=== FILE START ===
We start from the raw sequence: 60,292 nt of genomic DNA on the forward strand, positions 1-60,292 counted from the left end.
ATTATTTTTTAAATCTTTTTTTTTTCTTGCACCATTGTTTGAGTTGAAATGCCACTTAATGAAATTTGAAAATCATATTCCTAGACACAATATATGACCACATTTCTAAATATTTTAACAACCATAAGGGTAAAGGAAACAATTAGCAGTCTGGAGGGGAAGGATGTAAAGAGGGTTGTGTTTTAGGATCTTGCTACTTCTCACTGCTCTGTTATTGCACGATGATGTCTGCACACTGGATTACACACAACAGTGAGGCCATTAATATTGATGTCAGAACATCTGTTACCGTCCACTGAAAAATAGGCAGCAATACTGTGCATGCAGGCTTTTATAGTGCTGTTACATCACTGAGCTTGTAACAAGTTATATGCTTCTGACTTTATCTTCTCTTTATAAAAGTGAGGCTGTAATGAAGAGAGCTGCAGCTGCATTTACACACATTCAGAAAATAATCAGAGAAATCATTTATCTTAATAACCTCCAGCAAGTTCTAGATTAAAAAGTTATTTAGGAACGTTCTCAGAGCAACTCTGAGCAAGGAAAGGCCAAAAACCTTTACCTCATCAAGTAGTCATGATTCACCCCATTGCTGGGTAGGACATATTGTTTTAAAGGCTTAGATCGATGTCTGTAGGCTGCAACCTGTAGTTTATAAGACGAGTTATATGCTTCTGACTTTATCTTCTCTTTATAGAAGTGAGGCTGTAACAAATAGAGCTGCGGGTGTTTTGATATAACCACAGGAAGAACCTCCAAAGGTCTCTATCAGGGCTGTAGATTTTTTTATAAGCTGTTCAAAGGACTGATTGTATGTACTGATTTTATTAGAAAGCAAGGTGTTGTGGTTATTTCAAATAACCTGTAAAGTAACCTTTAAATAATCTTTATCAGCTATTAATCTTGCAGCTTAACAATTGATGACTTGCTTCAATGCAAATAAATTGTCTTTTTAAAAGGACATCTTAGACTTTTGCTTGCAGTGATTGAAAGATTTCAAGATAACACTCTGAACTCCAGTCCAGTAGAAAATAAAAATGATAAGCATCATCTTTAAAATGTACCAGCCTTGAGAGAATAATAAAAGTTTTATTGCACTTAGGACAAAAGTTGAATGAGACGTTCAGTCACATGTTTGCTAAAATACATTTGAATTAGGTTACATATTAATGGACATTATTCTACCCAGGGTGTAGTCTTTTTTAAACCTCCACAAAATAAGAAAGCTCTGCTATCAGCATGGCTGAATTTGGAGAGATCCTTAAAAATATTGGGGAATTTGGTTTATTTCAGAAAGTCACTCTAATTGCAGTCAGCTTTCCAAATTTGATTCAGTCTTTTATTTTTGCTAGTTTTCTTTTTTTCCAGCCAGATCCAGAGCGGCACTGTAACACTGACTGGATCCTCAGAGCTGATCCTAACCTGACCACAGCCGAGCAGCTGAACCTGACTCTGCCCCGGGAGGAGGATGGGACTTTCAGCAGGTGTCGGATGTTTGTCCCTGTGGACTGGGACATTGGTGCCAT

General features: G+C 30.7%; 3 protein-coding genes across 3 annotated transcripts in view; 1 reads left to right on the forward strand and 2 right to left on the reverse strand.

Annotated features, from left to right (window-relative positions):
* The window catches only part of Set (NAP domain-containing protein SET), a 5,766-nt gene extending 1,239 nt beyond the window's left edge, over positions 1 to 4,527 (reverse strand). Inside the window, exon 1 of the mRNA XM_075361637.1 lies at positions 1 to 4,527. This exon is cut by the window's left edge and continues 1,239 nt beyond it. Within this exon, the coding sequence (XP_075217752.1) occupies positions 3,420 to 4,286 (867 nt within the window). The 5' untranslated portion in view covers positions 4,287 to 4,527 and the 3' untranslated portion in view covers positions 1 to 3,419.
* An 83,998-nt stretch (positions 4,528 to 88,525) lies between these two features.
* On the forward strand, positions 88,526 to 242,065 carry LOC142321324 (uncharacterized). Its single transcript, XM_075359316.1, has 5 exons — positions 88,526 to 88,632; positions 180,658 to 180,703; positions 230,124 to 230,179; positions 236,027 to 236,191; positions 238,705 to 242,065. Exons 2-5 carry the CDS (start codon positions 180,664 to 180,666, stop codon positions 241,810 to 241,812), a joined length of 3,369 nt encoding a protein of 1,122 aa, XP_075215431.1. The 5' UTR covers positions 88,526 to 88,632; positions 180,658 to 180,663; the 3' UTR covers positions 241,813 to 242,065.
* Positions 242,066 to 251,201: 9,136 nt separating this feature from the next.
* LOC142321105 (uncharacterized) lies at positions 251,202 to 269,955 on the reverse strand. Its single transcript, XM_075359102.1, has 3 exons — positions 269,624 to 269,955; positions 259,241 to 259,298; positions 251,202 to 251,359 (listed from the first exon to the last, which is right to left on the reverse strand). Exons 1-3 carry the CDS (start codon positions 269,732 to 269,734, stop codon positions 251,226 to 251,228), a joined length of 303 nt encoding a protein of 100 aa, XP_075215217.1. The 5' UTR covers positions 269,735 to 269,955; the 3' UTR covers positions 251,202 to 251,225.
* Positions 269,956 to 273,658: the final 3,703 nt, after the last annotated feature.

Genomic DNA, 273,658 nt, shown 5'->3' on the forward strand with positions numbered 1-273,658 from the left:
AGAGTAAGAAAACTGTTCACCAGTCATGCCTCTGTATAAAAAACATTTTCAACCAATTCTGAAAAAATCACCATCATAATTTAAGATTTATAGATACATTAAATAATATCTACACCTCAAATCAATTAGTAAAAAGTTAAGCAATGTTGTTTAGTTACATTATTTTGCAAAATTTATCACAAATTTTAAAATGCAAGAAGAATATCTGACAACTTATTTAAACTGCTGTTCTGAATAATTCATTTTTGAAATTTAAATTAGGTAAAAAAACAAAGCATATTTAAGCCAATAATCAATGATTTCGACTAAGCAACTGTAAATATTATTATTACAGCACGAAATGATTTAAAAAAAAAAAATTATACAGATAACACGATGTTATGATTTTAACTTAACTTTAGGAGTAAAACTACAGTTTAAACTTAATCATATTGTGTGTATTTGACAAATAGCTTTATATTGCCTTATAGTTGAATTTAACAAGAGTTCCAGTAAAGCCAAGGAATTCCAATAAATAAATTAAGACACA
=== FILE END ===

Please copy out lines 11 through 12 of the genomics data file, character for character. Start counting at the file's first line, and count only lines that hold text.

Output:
Genomic DNA, 273,658 nt, shown 5'->3' on the forward strand with positions numbered 1-273,658 from the left:
AGAGTAAGAAAACTGTTCACCAGTCATGCCTCTGTATAAAAAACATTTTCAACCAATTCTGAAAAAATCACCATCATAATTTAAGATTTATAGATACATTAAATAATATCTACACCTCAAATCAATTAGTAAAAAGTTAAGCAATGTTGTTTAGTTACATTATTTTGCAAAATTTATCACAAATTTTAAAATGCAAGAAGAATATCTGACAACTTATTTAAACTGCTGTTCTGAATAATTCATTTTTGAAATTTAAATTAGGTAAAAAAACAAAGCATATTTAAGCCAATAATCAATGATTTCGACTAAGCAACTGTAAATATTATTATTACAGCACGAAATGATTTAAAAAAAAAAAATTATACAGATAACACGATGTTATGATTTTAACTTAACTTTAGGAGTAAAACTACAGTTTAAACTTAATCATATTGTGTGTATTTGACAAATAGCTTTATATTGCCTTATAGTTGAATTTAACAAGAGTTCCAGTAAAGCCAAGGAATTCCAATAAATAAATTAAGACACA